This is one of the most important shrines in Japan dedicated to Inari, the Shinto god of rice. It is incredible how many torii gates there are here and it almost seems as thought they are endless as you take the 2-3 hour hike to the summit of the mountain and back. If you decide to take on Mount Inari, be prepared to walk up a lots of stairs as it is an exhausting trip to the highest point. Particularly when you are carrying a little one.
Fushimi Inari Taisha is located just outside JR Inari Station in Kyoto.
12. Kids Plaza Osaka
Kids Plaza Osaka has to be the coolest kids museum we’ve ever been to. With a wide range of activities for all ages there is no doubt your kids will find something that grabs their interests. After all, there is nothing better than learning through play.
To get to Kids Plaza Osaka get off at the Ogimachi station on the Sakaisuji subway line (exit #2), or it’s about a 3 minute walk from JR’s Temma station.
13. Day Trip to Hiroshima
Hiroshima is well known for one of the saddest moments in history, when the United States dropped an atomic bomb over the city. In an instant the city was transformed and the lives of the people of this city would be changed forever. Even though this event happened over 70 years ago in 1945, as you explore the city learning about the history and the stories of those who survived, everything still seems so raw and relevant today. The remains of the Genbaku Dome, also know as the A-Bomb Dome, reaffirms these emotions as visitors stare at it’s bare structure in pure amazement that it still stands. What is more astonishing is that it was located almost directly underneath where the atomic bomb was detonated.
It is possible to visit Hiroshima in one day. We did it by taking the bullet train from Kyoto early in the morning and returning in the evening. It was a long day for us all, particularly Javi. But he managed to get plenty of naps in the baby carrier during the day and handled all the travel very well. We’re happy to recommend Hiroshima as a day trip, but if we ever go back we’d probably try to stay for at least few days. Hiroshima has so much more to see that we just didn’t have time for in one day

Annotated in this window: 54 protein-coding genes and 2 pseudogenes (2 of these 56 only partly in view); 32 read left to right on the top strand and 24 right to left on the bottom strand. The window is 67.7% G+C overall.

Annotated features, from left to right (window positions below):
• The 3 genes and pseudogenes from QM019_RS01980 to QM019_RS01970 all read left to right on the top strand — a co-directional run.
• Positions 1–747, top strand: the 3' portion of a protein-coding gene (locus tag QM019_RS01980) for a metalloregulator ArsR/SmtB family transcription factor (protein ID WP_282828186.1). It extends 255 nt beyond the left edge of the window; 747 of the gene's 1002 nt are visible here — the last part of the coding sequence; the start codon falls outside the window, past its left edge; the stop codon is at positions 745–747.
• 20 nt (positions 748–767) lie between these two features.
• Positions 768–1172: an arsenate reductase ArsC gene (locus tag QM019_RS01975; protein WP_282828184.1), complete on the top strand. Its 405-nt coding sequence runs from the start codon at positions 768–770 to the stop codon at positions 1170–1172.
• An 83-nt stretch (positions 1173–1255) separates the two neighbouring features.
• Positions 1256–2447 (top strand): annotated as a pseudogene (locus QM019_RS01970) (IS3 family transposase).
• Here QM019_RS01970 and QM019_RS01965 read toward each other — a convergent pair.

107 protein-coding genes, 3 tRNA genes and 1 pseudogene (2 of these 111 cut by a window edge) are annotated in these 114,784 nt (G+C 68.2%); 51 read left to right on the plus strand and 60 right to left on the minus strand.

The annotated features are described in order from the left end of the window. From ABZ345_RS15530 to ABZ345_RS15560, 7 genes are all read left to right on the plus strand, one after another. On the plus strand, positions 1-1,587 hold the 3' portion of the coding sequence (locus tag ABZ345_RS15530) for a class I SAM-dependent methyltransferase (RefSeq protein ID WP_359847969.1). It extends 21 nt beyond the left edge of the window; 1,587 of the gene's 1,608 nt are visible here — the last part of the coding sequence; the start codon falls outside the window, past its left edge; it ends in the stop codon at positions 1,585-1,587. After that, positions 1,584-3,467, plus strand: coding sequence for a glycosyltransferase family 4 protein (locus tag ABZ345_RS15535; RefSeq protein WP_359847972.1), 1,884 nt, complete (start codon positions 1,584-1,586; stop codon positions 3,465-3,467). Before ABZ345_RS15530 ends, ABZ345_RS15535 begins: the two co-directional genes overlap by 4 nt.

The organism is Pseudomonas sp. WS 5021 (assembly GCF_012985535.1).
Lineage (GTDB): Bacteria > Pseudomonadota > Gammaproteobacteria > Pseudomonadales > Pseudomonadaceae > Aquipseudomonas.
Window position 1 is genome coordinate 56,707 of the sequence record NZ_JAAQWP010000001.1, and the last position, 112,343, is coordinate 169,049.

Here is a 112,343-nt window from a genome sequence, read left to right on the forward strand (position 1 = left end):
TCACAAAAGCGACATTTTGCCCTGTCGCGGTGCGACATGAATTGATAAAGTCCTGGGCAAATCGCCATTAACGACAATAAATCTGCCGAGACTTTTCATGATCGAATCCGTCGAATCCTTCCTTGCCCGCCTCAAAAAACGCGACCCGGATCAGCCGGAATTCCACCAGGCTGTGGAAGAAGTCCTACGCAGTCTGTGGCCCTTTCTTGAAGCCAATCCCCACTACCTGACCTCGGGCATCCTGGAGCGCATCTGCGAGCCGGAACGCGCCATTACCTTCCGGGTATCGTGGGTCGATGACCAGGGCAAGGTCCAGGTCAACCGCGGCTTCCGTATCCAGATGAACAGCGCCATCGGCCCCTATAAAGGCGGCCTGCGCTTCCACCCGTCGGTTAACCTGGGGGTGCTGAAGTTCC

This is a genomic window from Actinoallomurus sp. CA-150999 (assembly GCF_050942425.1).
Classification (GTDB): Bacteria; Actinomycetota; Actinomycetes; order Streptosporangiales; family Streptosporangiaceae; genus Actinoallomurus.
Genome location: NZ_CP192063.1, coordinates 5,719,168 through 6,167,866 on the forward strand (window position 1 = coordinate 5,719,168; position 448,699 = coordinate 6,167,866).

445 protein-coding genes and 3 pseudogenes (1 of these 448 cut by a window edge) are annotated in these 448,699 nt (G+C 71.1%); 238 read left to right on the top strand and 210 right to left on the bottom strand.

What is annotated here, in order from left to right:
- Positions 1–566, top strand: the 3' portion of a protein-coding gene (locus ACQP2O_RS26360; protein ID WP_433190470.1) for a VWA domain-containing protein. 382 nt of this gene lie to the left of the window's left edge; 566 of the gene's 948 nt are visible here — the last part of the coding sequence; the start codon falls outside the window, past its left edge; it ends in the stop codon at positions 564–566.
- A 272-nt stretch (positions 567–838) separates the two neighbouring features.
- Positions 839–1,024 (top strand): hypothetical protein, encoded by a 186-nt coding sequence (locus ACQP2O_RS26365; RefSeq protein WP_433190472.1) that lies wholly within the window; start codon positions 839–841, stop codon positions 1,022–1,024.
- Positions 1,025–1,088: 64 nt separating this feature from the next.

Oh! One more must do’s in Hiroshima is to have some okonomiyaki from Nagata-ya. It’s just a short walk from the A-Bomb Dome and Motoyasu Bridge. You won’t be disappointed!
14. Get some anime
We absolutely love the amazing anime we had drawn for us during our trip. These are no doubt the best mementos we took from our trip to Japan. One night in Osaka we met with a local artist who quickly drew us as anime characters. The whole process only took about 20 minutes.
The following morning we thought this would make a really cool gift as well. It was Elisa’s father’s birthday in a few weeks and we thought some anime of himself with Javi would make the perfect gift. We couldn’t use the same artist we met the night before, so we had a different artist draw a photo of Javi with his Nono. As soon as we collected it we couldn’t get the smile off our face. The facial features that are emphasised are done cleverly, but not too exaggerated. We loved it, and so did Nono!
15. Japan Post ATM’s
When ever we travel overseas I’m always concerned about where I should withdraw money from. Which banks or ATM’s are trustworthy, have the best rates and charge the least fees. Before we went to Japan I did my research and came to the conclusion the best option was to use the Japan Post Bank ATM’s. With over 27,000 ATM’s across Japan there is likely one close by. They accepted our Australian debit card and we never had trouble finding one close by. Since our trip they have now developed an app that makes it even easier to locate their ATM’s.
16. Just try it
While in Japan we came across many things we’d never seen before. Japanese culture seems to be well ahead of us here in the west. If you see something interesting and your not sure if you should try it, I say go for it! Get our of your comfort zone and create those memories.
I hope you enjoyed reading our 16 tips for visiting Japan with kids. If you found any of these tips helpful please come back and let us know in the comments. Also, I’m sure there are many things we missed. After all we only spent two weeks in Japan. Let us know in the comments your tips for travel in Japan with kids.